Finding the Right Workshop

Virtually, everyone reading this has attended at least one photo workshop, seminar, lecture, tour or presentation of some kind. In the mid-nineties, they became more popular and perhaps as importantly, more accessible. Prior to this time, it was difficult to find a program or workshop that suited you and your needs or you would have to travel long distances to see someone "out-o-tour.". So much relied on word of mouth from other photographers, due to the fact that the internet was just starting to make an appearance, and you were forced to read the back of every photo magazine out there to find a small ad about available workshops.  As in all walks of life, there are good ones and bad ones, and those that promise a lot then deliver, and those just totally rock. But they do seem harder and harder to find.

 A one-light portrait from a recent Workshop in northern Georgia (My thanks to my new friend Brad who has been seen in the series Walking Dead...).

A one-light portrait from a recent Workshop in northern Georgia (My thanks to my new friend Brad who has been seen in the series Walking Dead...).

 Finding the right workshop is as much about content description as it is about the instructor(s).  It is critical to find the right content and information that you are looking for. But if your personality and that of the instructor don't mesh, you will miss out on the other 30% of the educational experience. Nothing is as important as the times spent together in small groups and one-on-one with your instructor. Time spent talking about their history, what makes them tick, what sets them apart from others perhaps. All of it comes by putting yourself out there.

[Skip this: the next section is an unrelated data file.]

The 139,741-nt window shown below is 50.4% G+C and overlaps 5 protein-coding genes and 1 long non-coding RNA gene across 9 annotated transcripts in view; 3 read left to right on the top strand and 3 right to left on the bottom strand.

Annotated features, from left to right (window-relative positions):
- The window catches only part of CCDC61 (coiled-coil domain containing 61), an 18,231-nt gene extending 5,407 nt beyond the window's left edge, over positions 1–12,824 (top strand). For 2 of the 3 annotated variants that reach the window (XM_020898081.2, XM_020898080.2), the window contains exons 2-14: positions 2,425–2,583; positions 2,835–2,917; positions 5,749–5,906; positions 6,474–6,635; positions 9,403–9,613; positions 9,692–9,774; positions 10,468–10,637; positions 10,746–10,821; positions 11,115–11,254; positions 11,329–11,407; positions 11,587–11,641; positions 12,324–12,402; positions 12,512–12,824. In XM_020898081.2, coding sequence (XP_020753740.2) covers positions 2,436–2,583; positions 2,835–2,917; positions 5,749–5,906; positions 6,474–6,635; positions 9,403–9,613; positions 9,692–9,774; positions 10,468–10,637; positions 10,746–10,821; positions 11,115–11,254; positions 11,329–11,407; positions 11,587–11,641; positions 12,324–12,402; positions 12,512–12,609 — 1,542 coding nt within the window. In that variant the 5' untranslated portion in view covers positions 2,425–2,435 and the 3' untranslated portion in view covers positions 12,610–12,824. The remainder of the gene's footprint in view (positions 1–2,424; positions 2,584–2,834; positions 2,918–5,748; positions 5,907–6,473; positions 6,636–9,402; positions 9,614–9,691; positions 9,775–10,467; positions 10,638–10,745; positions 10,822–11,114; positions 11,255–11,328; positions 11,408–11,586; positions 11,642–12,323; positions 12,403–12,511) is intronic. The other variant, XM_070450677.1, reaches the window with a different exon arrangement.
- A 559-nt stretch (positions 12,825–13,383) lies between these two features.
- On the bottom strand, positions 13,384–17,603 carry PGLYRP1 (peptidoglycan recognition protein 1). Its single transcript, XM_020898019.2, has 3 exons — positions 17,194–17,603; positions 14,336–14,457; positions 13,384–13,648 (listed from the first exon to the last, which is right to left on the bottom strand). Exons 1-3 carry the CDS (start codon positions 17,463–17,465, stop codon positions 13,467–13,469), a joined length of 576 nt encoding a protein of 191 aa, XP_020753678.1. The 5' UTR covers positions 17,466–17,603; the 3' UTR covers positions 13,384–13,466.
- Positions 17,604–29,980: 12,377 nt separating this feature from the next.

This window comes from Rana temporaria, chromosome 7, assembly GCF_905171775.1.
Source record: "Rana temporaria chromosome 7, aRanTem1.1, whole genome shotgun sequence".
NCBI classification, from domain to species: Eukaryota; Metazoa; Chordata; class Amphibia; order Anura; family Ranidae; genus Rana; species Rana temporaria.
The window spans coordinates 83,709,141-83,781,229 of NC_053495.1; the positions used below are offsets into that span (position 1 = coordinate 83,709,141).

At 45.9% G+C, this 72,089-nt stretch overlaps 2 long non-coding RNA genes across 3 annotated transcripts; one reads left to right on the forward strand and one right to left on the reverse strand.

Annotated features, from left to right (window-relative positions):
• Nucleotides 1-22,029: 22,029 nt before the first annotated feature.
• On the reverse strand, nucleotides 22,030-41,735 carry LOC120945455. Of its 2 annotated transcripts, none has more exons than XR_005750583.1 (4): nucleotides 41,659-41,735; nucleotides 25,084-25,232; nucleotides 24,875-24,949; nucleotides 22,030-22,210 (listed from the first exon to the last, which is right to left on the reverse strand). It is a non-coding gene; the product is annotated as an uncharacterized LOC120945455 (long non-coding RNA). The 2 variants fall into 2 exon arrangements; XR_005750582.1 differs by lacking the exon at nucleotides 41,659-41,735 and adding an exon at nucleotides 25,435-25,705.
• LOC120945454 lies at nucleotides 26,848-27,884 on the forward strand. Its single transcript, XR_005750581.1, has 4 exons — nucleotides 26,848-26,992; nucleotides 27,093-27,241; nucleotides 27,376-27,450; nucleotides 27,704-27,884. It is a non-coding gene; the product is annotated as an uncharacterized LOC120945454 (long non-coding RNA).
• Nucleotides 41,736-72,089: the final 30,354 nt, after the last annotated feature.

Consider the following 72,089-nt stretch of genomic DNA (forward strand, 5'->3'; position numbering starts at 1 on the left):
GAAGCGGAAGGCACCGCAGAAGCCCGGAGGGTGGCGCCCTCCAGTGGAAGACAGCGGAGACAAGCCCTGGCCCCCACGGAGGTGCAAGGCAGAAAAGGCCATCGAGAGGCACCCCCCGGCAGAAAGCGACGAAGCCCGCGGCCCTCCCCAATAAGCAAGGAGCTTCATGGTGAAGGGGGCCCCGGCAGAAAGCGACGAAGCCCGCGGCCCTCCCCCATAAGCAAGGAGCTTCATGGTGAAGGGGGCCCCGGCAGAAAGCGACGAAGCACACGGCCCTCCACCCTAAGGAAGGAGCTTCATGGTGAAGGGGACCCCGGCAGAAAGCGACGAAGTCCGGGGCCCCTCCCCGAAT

From an upcoming video series on light control.

From an upcoming video series on light control.

One small thing I have noticed in my 28 years of teaching workshops is that from time to time you will see that one person, usually sitting in the back of the room, with their arms crossed and leaning back just slightly. The body language seems to say, "come on, impress me."  It's almost as if to say I already know a lot and I just want to see what YOU know. On the next workshop you attend, you'll see this person. 

How to succeed in any workshop

  • Get Involved. Hold a light stand, offer to drive, help with moving equipment

  • Don't be late or miss anything

  • Talk to others in the class even if they are annoying (just kidding. Don't talk to them if they are annoying...)

  • Stay in touch with everyone you meet in a workshop. They will become great friends of yours almost every time. It's true and you'll want to do more workshops together. Happens all of the time.

  • Stay connected with your instructor, if not in person or directly, at least on social media. Like and Share their posts.

  • Mostly, enjoy the experience and revel in your newfound information. 

Have some fun. It's ok...